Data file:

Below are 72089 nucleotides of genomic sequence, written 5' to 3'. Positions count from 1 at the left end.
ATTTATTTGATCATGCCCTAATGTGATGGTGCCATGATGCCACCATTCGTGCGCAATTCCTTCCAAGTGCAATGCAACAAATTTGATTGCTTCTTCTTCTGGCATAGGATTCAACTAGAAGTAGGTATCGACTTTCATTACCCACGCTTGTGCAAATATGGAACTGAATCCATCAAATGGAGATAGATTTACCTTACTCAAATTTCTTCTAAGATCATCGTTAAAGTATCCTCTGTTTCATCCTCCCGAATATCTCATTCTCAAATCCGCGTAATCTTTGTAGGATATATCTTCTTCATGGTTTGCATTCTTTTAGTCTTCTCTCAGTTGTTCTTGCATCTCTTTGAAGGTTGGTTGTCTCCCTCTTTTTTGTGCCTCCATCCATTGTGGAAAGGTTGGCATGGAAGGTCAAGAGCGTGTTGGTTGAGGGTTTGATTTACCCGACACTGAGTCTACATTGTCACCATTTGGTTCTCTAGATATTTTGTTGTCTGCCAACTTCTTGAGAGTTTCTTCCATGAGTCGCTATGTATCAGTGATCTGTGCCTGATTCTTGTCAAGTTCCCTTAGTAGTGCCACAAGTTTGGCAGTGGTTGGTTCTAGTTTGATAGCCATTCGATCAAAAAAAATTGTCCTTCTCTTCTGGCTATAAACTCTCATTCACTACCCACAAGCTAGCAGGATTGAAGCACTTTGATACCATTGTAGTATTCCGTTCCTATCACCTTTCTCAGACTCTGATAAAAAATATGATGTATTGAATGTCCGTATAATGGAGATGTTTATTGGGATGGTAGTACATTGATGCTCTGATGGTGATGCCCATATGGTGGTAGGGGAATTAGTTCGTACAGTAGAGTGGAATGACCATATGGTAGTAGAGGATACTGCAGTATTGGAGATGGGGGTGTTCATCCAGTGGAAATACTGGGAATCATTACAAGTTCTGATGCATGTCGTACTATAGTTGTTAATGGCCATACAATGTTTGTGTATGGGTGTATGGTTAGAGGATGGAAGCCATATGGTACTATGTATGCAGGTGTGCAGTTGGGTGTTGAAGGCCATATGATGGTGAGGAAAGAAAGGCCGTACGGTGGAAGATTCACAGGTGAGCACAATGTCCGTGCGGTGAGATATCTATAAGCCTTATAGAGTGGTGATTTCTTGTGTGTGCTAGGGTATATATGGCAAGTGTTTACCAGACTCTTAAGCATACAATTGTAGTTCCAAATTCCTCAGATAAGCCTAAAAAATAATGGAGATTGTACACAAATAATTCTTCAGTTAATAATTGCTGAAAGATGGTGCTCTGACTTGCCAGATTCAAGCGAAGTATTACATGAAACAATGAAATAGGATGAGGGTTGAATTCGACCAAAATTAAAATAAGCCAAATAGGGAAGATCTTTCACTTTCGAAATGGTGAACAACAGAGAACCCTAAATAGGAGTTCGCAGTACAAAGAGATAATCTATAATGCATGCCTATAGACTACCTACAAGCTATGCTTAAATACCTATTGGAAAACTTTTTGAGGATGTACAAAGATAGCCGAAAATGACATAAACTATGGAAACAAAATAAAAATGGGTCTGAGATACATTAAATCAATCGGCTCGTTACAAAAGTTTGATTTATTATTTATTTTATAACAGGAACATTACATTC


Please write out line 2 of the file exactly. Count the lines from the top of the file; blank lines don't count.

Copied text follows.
ATTTATTTGATCATGCCCTAATGTGATGGTGCCATGATGCCACCATTCGTGCGCAATTCCTTCCAAGTGCAATGCAACAAATTTGATTGCTTCTTCTTCTGGCATAGGATTCAACTAGAAGTAGGTATCGACTTTCATTACCCACGCTTGTGCAAATATGGAACTGAATCCATCAAATGGAGATAGATTTACCTTACTCAAATTTCTTCTAAGATCATCGTTAAAGTATCCTCTGTTTCATCCTCCCGAATATCTCATTCTCAAATCCGCGTAATCTTTGTAGGATATATCTTCTTCATGGTTTGCATTCTTTTAGTCTTCTCTCAGTTGTTCTTGCATCTCTTTGAAGGTTGGTTGTCTCCCTCTTTTTTGTGCCTCCATCCATTGTGGAAAGGTTGGCATGGAAGGTCAAGAGCGTGTTGGTTGAGGGTTTGATTTACCCGACACTGAGTCTACATTGTCACCATTTGGTTCTCTAGATATTTTGTTGTCTGCCAACTTCTTGAGAGTTTCTTCCATGAGTCGCTATGTATCAGTGATCTGTGCCTGATTCTTGTCAAGTTCCCTTAGTAGTGCCACAAGTTTGGCAGTGGTTGGTTCTAGTTTGATAGCCATTCGATCAAAAAAAATTGTCCTTCTCTTCTGGCTATAAACTCTCATTCACTACCCACAAGCTAGCAGGATTGAAGCACTTTGATACCATTGTAGTATTCCGTTCCTATCACCTTTCTCAGACTCTGATAAAAAATATGATGTATTGAATGTCCGTATAATGGAGATGTTTATTGGGATGGTAGTACATTGATGCTCTGATGGTGATGCCCATATGGTGGTAGGGGAATTAGTTCGTACAGTAGAGTGGAATGACCATATGGTAGTAGAGGATACTGCAGTATTGGAGATGGGGGTGTTCATCCAGTGGAAATACTGGGAATCATTACAAGTTCTGATGCATGTCGTACTATAGTTGTTAATGGCCATACAATGTTTGTGTATGGGTGTATGGTTAGAGGATGGAAGCCATATGGTACTATGTATGCAGGTGTGCAGTTGGGTGTTGAAGGCCATATGATGGTGAGGAAAGAAAGGCCGTACGGTGGAAGATTCACAGGTGAGCACAATGTCCGTGCGGTGAGATATCTATAAGCCTTATAGAGTGGTGATTTCTTGTGTGTGCTAGGGTATATATGGCAAGTGTTTACCAGACTCTTAAGCATACAATTGTAGTTCCAAATTCCTCAGATAAGCCTAAAAAATAATGGAGATTGTACACAAATAATTCTTCAGTTAATAATTGCTGAAAGATGGTGCTCTGACTTGCCAGATTCAAGCGAAGTATTACATGAAACAATGAAATAGGATGAGGGTTGAATTCGACCAAAATTAAAATAAGCCAAATAGGGAAGATCTTTCACTTTCGAAATGGTGAACAACAGAGAACCCTAAATAGGAGTTCGCAGTACAAAGAGATAATCTATAATGCATGCCTATAGACTACCTACAAGCTATGCTTAAATACCTATTGGAAAACTTTTTGAGGATGTACAAAGATAGCCGAAAATGACATAAACTATGGAAACAAAATAAAAATGGGTCTGAGATACATTAAATCAATCGGCTCGTTACAAAAGTTTGATTTATTATTTATTTTATAACAGGAACATTACATTC